Saving Water in Southern High Plains Dairy Production
By Dennis O’Brien
U.S. Department of Agriculture (USDA) scientists are trying to save water in one of the fastest growing dairy regions in the United States by encouraging use of a drought-tolerant crop the same way it’s sometimes used in India—as cattle feed.
Dairy production is growing fast in the Southern High Plains region of West Texas and New Mexico, and most of the dairy producers there use corn silage or alfalfa as a key feed component. Corn and alfalfa require more water than other crops, thus stretching the Ogallala Aquifer, the source of water for that region, beyond capacity.
Prasanna Gowda, an Agricultural Research Service (ARS) engineer, knew that dairy cattle in his native India are raised on finger millet (Eleusine coracana) and that milk from finger millet-fed cows there sells for a higher price.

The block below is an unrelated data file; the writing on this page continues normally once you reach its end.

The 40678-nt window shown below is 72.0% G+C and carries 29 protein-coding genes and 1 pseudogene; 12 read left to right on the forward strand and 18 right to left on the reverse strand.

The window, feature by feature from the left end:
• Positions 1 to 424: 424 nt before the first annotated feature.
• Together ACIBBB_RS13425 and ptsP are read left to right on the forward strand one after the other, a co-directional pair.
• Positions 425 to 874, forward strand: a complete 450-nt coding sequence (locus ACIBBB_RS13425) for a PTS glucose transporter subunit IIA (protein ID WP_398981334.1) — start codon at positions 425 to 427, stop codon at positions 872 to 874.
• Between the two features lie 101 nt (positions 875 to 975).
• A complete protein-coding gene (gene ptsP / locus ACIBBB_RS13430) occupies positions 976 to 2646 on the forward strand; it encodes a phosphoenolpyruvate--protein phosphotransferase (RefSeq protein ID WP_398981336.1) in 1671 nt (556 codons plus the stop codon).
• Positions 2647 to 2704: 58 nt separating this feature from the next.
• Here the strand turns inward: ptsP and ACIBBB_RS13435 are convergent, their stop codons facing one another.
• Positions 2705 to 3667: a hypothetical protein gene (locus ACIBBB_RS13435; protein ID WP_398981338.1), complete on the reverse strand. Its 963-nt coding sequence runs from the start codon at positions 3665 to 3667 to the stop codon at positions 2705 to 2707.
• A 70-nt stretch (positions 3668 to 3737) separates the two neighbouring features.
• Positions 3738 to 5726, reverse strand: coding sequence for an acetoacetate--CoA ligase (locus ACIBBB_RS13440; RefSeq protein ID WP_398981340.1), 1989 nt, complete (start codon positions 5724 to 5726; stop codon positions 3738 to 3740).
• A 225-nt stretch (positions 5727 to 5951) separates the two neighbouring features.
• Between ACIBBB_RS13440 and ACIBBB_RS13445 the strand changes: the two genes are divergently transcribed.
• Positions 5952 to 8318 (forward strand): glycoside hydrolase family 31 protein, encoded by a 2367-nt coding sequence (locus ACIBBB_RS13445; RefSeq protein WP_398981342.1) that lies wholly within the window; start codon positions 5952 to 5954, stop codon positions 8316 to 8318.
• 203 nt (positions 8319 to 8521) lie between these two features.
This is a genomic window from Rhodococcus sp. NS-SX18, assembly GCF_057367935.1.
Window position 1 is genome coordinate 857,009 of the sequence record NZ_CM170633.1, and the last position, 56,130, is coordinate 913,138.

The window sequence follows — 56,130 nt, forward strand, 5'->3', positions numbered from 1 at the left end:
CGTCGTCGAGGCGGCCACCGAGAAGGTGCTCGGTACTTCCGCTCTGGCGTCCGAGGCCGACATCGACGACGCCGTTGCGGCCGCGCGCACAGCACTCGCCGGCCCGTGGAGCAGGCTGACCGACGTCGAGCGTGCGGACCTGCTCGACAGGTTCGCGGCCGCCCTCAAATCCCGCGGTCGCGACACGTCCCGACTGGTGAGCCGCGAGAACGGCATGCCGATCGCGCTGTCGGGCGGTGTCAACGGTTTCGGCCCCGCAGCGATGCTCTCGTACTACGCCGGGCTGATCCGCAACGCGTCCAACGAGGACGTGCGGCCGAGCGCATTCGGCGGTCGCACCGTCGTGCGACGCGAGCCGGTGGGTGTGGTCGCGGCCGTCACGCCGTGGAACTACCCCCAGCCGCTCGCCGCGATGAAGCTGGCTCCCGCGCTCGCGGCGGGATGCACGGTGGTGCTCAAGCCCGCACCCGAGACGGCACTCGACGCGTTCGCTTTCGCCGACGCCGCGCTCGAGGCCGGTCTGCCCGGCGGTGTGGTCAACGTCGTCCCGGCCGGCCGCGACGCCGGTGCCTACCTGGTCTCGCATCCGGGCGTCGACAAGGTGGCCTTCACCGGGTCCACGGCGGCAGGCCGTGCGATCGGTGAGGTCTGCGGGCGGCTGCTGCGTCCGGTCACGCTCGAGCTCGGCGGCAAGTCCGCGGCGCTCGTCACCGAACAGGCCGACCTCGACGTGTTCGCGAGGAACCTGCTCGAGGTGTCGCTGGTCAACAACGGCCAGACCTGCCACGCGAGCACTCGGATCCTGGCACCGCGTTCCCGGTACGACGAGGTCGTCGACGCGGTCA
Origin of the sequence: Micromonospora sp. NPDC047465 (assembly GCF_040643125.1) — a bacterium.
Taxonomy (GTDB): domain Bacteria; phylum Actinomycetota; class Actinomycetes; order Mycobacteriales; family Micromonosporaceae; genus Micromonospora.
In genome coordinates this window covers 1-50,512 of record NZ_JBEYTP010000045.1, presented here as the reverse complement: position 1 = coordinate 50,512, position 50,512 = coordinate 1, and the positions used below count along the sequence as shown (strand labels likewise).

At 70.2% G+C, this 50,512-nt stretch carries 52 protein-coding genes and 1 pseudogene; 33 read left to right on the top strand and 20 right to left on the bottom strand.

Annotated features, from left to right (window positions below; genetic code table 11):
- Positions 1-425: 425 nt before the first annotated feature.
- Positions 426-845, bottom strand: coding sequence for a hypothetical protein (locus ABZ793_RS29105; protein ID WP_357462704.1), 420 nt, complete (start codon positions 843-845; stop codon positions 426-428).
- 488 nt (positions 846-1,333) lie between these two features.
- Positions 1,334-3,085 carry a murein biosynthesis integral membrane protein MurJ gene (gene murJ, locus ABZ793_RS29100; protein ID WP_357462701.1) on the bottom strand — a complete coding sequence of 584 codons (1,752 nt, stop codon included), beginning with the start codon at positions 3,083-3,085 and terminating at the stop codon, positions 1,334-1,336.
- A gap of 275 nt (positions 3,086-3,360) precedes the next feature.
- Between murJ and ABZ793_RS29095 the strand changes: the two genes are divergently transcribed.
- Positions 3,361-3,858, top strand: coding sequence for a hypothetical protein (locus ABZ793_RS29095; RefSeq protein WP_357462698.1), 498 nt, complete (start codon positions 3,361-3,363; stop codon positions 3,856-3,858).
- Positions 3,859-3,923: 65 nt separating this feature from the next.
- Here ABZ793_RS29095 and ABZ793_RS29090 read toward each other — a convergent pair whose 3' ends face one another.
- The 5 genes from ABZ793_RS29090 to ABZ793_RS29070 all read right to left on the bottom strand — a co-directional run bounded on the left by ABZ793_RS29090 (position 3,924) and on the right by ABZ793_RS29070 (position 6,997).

As part of their research, Gowda and his colleagues grew five finger millet varieties in Bushland for 120 days, selecting plants of each variety based on crude protein, fiber content, and other nutritional qualities. They compared the finger millet’s nutritional qualities to those of corn and sorghum from neighboring plots.
Gowda found that finger millet had higher levels of potassium than corn, twice as much calcium, four to five times as much phosphorus, and comparable levels of protein, fiber and total digestible nutrients. (Calcium and phosphorus deficiencies reduce dairy cattle’s appetites and growth and lower milk production.) Finger millet also used less water than corn and sorghum. The one drawback was that finger millet produced lower yields than corn.
The results showed that finger millet could be a viable feed source for dairy cattle as a supplement to corn and that it could help save water in areas where water is limited, Gowda says.
Gowda was based in Bushland, Texas at the time of the study, but has since moved to the ARS Grazinglands Research Laboratory in El Reno, Oklahoma.